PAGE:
Soybean Association Supports USDA’s Rule Changes In Plant Breeding Regulations


American Soybean Association (ASA) reports:

The American Soybean Association (ASA) is broadly supportive of the United States Department of Agriculture (USDA) Animal and Plant Health Inspection Service’s (APHIS) direction for its proposed rule changes to regulations in 7 CFR part 340, “Introductions of Organisms and Products Altered or Produced Through Genetic Engineering Which are Plant Pests or Which There is Reason to Believe are Plant Pests.”

“We are pleased with USDA’s science and risk-based approach outlined in the rule and ask that USDA work to finalize the rule to bring certainty to the industry. We urge the Food and Drug Administration (FDA) and the Environmental Protection Agency (EPA) to work with USDA so the agencies are aligned, and to coordinate internationally on biotechnology, particularly as it relates to gene editing,” said Caleb Ragland, Chair of ASA’s regulatory committee.

The bulk of ASA’s comments on the proposed rule involve clarity and transparency – offering suggestions to strengthen the rule by clarifying terms, outlining distinct timelines for approvals and steps within the approval process, and including a process for more transparency of available products in the marketplace, including certain gene-edited products.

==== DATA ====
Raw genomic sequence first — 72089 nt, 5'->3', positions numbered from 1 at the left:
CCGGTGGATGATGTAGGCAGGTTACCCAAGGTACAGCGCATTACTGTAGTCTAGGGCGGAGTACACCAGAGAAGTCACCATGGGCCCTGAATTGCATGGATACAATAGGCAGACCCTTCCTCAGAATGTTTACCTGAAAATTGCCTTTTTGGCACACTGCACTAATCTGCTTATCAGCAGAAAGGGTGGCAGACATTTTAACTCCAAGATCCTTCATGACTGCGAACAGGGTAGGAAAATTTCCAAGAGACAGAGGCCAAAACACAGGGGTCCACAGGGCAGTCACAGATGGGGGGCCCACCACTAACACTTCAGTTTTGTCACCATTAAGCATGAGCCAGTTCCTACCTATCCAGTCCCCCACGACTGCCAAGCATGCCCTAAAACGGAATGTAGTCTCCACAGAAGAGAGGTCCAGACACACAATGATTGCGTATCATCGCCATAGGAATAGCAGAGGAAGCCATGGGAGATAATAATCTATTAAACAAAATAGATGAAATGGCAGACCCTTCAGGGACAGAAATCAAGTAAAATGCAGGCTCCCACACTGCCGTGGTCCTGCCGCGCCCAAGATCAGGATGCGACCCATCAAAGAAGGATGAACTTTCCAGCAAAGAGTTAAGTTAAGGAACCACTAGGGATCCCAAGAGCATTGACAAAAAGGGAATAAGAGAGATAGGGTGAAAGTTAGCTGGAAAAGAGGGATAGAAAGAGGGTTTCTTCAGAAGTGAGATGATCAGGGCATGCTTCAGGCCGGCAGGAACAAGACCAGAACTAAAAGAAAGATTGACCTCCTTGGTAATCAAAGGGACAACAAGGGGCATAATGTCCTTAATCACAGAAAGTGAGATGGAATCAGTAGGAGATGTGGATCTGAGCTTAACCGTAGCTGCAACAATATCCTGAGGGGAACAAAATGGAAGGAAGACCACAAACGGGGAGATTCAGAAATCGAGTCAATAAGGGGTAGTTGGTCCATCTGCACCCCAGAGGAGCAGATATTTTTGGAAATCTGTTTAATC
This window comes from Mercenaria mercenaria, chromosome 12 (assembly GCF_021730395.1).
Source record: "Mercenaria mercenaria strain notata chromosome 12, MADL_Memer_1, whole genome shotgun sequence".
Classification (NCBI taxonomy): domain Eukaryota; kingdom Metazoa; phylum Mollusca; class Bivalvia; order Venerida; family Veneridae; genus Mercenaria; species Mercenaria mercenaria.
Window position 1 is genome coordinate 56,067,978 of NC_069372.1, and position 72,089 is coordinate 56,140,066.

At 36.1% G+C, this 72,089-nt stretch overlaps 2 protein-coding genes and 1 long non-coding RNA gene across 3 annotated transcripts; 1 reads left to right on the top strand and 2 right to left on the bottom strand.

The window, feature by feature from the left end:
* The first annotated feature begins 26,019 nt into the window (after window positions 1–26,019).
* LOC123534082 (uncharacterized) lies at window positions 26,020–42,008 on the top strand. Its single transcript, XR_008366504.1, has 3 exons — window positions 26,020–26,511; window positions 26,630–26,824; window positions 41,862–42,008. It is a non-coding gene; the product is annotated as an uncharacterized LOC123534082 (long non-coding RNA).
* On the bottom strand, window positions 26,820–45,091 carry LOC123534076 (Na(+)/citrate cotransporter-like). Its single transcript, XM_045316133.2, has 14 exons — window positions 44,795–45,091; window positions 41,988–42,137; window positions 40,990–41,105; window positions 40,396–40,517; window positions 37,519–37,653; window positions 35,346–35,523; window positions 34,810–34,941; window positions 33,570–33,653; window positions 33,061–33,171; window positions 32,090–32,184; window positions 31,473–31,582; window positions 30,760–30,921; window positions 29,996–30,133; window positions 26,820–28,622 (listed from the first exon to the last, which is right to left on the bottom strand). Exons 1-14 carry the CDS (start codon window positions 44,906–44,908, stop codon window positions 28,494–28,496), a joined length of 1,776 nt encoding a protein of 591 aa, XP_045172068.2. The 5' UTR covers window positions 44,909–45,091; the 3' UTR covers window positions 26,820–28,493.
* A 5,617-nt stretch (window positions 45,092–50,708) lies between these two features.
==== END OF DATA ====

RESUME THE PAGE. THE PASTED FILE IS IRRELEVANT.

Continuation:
“We appreciate that USDA took the time necessary to gather input from stakeholders in this rule. It has been more than 30 years since biotech regulations have been updated, and this process has been ongoing for many years and across administrations. Also, USDA is wisely focusing on the products themselves rather than the methods used to produce them,” said Ragland, concluding, “We look forward to a final rule that is based on sound science, spurs innovation, is transparent, and does not cause undue regulatory burdens for our food supply or the consumers that depend on it.”

Biotechnology is an essential tool in allowing our farmers to feed our communities while putting less strain our environment. With the right regulatory system, we can develop innovative ways to improve how we grow our food while reducing our impact on the planet. A clear, science-based regulatory system in the U.S. helps set an example and standard for regulatory systems of biotechnology internationally.


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